One in 12 visually impaired people in the UK either a ‘victim or survivor of domestic abuse’

A Vision Foundation report has outlined the true scale of domestic abuse faced by blind and partially sighted people

person looking out of window
Getty/Roos Koole

A newly released report from the Vision Foundation has revealed that one in 12 visually impaired people in the UK is either a victim or a survivor of domestic abuse.

This accounts for 188,000 of the country’s 2.19 million blind and partially sighted people.

The sight loss charity’s The Unseen: Blind and partially sighted people’s experiences of domestic abuse report, published today (10 October), details how those with sight loss are at particular risk of abuse both within the home and from intimate partners.

Participants described abusers moving objects in order to cause falls, hiding their medication, withholding support such as guiding equipment, not taking them to appointments, and watching and/or filming them without their knowledge.

Participants also outlined the fear that comes with not knowing where a blow or object might come from, or whether their children were being harmed in front of them.

The Vision Foundation noted that common abusive behaviours were often paired with the ‘specific vulnerabilities that can come with sight loss.’

Both men and women are affected, the charity said.

The report also highlights severe gaps in support when blind and partially sighted people seek to escape the abuse they are experiencing, noting a ‘lack of relevant knowledge and experience among organisations and professionals working in both the fields of sight loss and domestic abuse.’

Many participants said that they were not believed by friends or family, or encouraged to stay within their abusive relationships due to fears of lack of support outside it.

When professional support was sought out disclosures were reportedly dismissed, and sometimes details were disclosed to the perpetrator of the abuse. Professionals are also noted as sometimes encouraging victims to stay in their relationships.

The researchers also spoke to professionals themselves, who ‘identified a concerning lack of awareness of the accessibility options available to blind and partially sighted people,’ the Vision Foundation said.

Barriers including a lack of accessible information and professionals not understanding the specific needs of those with visual impairments or how to access appropriate support on their behalf were also identified.

The research was commissioned by the Vision Foundation and carried out by domestic abuse charity SafeLives in late 2021.

It included a literature review from the last 20 years, interviews and focus groups with 78 blind or partially sighted people in the UK, and a survey of 72 practitioners working in sight loss, domestic abuse, or other professions associated with this issue, including GPs, health and social services, and police.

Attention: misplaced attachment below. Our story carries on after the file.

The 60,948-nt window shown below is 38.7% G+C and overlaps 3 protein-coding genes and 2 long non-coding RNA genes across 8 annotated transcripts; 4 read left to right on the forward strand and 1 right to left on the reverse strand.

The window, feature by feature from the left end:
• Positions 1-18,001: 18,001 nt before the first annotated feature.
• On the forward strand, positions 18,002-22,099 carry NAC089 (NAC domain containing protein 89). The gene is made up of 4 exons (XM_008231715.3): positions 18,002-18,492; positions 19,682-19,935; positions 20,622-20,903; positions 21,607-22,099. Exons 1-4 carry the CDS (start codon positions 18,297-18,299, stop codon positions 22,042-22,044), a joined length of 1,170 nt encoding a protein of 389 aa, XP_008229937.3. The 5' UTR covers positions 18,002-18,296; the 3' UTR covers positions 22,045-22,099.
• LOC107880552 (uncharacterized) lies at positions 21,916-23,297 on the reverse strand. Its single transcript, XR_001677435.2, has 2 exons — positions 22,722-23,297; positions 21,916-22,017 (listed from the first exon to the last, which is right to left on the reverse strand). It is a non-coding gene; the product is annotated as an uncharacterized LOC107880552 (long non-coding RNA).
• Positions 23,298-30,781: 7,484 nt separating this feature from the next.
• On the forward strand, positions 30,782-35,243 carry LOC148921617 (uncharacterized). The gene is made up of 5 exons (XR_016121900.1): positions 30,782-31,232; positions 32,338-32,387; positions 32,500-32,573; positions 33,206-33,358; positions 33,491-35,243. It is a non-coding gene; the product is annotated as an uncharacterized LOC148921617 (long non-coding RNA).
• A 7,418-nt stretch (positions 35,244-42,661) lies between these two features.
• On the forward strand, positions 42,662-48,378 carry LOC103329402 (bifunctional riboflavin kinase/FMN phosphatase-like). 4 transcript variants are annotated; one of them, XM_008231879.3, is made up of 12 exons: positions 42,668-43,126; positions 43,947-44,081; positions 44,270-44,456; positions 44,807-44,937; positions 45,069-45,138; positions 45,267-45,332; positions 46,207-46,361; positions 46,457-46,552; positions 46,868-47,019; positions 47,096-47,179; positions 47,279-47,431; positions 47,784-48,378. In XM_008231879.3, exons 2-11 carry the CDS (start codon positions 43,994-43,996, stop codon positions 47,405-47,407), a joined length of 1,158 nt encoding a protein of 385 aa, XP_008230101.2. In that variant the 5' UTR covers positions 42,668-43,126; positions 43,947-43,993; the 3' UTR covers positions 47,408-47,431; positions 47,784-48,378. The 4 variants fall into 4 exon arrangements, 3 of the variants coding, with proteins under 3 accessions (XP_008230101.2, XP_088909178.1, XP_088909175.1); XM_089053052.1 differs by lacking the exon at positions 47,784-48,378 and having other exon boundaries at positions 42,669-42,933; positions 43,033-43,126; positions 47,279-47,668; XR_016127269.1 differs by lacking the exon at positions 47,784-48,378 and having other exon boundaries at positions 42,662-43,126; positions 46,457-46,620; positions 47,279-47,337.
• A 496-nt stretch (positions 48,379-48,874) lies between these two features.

It is the first time specific research into the impact of domestic abuse on blind and partially sighted people in the UK has been carried out.

Previous research has found that people with a disability are nearly three times more likely than non-disabled people to have experienced domestic abuse.

Olivia Curno, chief executive of the Vision Foundation, emphasised that the outcome of the research is “devastating to read” and “far worse than we had anticipated.”

Curno said: “We were aware of the high risk of domestic abuse that disabled people face, but heard only occasional, anecdotal accounts of visually impaired victims from our partner organisations. We could find no targeted services and a total dearth of research.”

She added that before this report “nothing existed which recorded the experiences of visually impaired victims and survivors of domestic abuse, nor the myriad barriers they face in getting support. We were shocked by what the research uncovered.”

In light of the report the Vision Foundation and SafeLives are calling for a multi-faceted and united response, which includes:

  • Training programmes for individuals and organisations working with people with visual impairment
  • Domestic abuse champions for visual impairment organisations
  • A ‘survivors’ network’ to share experiences and help shape future research
  • Readily accessible and locatable information for those with visual impairments
  • Safe ways for people to disclose abuse to professionals one-to-one
  • Awareness campaigns on how to recognise abuse and seek help
  • A funding mechanism to enable organisations to implement change
  • A visual impairment ‘toolkit’ for practitioners with a quick guide to support.

The Vision Foundation will launch a funding round in the coming weeks so that organisations can apply for grants to deliver this work. Details on the funding round will be published on the Vision Foundation’s social media pages and on its website.

Suzanne Jacob, chief executive of SafeLives, said: “Our team found a stark contrast between the lack of information on domestic abuse in relation to blind and partially sighted people and the very high number of people with personal experience who wanted to take part in this research.

“Their experiences confirm the urgent need for action, significantly raising our expectations for people who are visually impaired.”

The Unseen: Blind and partially sighted people’s experiences of domestic abuse is available in pdf and plain text via the Vision Foundation and SafeLives.